Photos By Weston Wells
No longer hostage to the demands of the fast-paced fashion industry, the former Calvin Klein designer introduces his new project: a socially responsible, slow-luxury lifestyle brand called Costa Brazil.
By Elsa Da Berker.
Shortly after stepping down from his role at Calvin Klein in April 2016, Francisco Costa booked an airplane ticket to Brazil. The former creative director, who headed the American heritage brand’s womenswear division for 13 years, needed to disconnect from the world of fashion and reconnect with his roots. “I realized that I didn’t know my home country very well anymore,” he reflects from inside his meticulously furnished apartment in New York City. “Ileft 30 years ago and would only visit for short periods of time, like a week or 10 days. I wanted to switch off and immerse myself in my native culture and explore the outer limits of its wildest regions.”
What began as a vacation soon became a work trip. An idea that had been lingering at the back of Costa’s mind—an all-inclusive, luxury lifestyle brand called Costa Brazil—began to take shape. “As soon as I touched down, the whole feeling of my trip changed,” he enthuses. “Suddenly I felt like I was on a personal mission. Being back in Brazil, being deep in nature—I can’t explain it—everything had such a sense of wonder and surprise. Every minute was thrilling and scary.”
Costa began his journey in the the state of Acre, a northwestern territory that borders Peru and lies within the Amazon rain forest’s 2,123,562-square-mile remit. After boarding a small plane in Brasilia, he flew to Cruzeiro do Sul, a small municipality located in the state’s western region. A five-hour drive across bumpy terrain led him to the banks of the Gregório River, where he boarded a narrow canoe and set off on a further six-hour journey with an anthropologist, a guide, a photographer, and a filmmaker he had hired to document the experience. “The reality of the situation was quite brutal. I didn’t know what to expect, and as we moved deeper into the forest, I was struck by the thought that I didn’t really know anyone in the boat and that anything could happen at any moment.”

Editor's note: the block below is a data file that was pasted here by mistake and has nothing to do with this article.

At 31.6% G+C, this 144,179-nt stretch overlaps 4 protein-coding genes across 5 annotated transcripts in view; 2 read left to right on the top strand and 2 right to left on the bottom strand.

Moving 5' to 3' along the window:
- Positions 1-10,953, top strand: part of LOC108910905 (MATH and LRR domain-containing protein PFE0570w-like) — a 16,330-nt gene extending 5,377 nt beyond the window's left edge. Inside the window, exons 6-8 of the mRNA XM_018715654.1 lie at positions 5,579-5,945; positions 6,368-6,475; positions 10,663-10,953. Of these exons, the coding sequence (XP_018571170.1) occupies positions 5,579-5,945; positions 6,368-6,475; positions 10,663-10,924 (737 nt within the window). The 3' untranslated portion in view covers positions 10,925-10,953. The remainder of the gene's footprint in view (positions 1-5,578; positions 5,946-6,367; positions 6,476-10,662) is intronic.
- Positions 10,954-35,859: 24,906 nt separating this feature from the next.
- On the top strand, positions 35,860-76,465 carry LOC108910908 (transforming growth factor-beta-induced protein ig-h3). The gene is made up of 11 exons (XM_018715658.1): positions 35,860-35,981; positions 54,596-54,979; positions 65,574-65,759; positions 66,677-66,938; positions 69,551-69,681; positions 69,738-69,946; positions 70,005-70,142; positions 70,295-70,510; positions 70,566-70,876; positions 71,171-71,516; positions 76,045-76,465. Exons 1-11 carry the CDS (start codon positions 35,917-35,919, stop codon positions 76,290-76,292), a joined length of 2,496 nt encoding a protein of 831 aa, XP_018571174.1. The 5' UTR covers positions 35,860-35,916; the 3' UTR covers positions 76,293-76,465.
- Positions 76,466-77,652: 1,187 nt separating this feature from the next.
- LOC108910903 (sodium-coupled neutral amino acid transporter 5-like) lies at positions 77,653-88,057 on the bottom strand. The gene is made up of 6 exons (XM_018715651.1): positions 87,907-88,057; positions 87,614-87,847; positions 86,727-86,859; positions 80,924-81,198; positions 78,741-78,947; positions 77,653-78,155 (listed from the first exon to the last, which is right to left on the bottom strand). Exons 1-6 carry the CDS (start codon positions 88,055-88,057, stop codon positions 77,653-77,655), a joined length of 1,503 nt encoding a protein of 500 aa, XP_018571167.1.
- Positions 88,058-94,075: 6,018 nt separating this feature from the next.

Anything could and anything did happen when the canoe’s propeller fell off three hours into the expedition. The depth of the water and the fast onset of dusk made the odds of retrieving it unlikely. There was no replacement propeller on board and cell phone reception was nonexistent. In low spirits, Costa and his fellow companions realized they would have to resign themselves to spending the night camping on the sodden banks of the river. But then something miraculous happened. “An indigenous man with a bold red stripe across his face appeared almost silently alongside us. He dived into the water and emerged seconds later with our lost propeller,” Costa recalls with a rapt whisper.
Their savior, as chance would have it, belonged to the Yaminawá tribe—the first tribe that the foreign explorers were scheduled to stay with on their 10-day trip. The designer pinpoints this fateful meeting as a defining moment in the development of Costa Brazil: “I understood then that to make my idea a reality, I had to start with beautiful native ingredients and listen to the wisdom of people like the Yaminawá. I had to know as much as I could about every supply chain, fiber, and natural material I was interested in using. I needed to ensure that my brand would have great integrity—both socially and environmentally speaking.”
Costa had a notion of launching his new brand with a small range of beauty products, so he concentrated his initial efforts on sourcing the most potent natural ingredients from underneath the rain forest’s dense canopy: He studied extraordinary seeds, vast varieties of coconuts, and nuts with names that have yet to be introduced to Western dictionaries. He teamed up with Conservation International—an American nonprofit that helps mitigate climate change, protect essential native resources, and support indigenous people—to employ timber-free suppliers, an essential factor in securing the Amazon’s future. He worked with packaging experts to find responsible solutions for excess waste and superfluous wrapping.
“Every minute was thrilling and scary.”
“As much as I want Costa Brazil to be about luxurious, elevated products, I want it to be part of the conversation that changes the way society thinks about the environment,” the designer explains. “I find it so unfortunate that the fashion and beauty industries have become hostage to a situation that’s not good for the planet. Fashion is the second-largest pollutant in the world, the denim industry is awful. When are we going to wake up to what we’re doing? Being out of that market and away from the seasonal calendar of fashion week after fashion week, I can think much clearer now. There is no stop button in fashion. Every season, there is so much waste. Costa Brazil is about making fewer things at a slower pace and collaborating with other brands to foster creative responsibility.”
The brand is officially slated to launch in September 2018 with a select handful of formulas, but Costa has plans to expand into every corner of the lifestyle sector eventually. Polished homeware, furniture, art, and—yes—fashion will all be a part of Costa Brazil’s ethically sound lineup at some point. In keeping with the brand’s ethos, nothing will be put into production until it’s perfect. “I want to give people what makes them feel good and help nature shine in the process,” says Costa. “It’s a fresh vision. It’s conceptual. It’s unorthodox. But I think that people are ready for it.”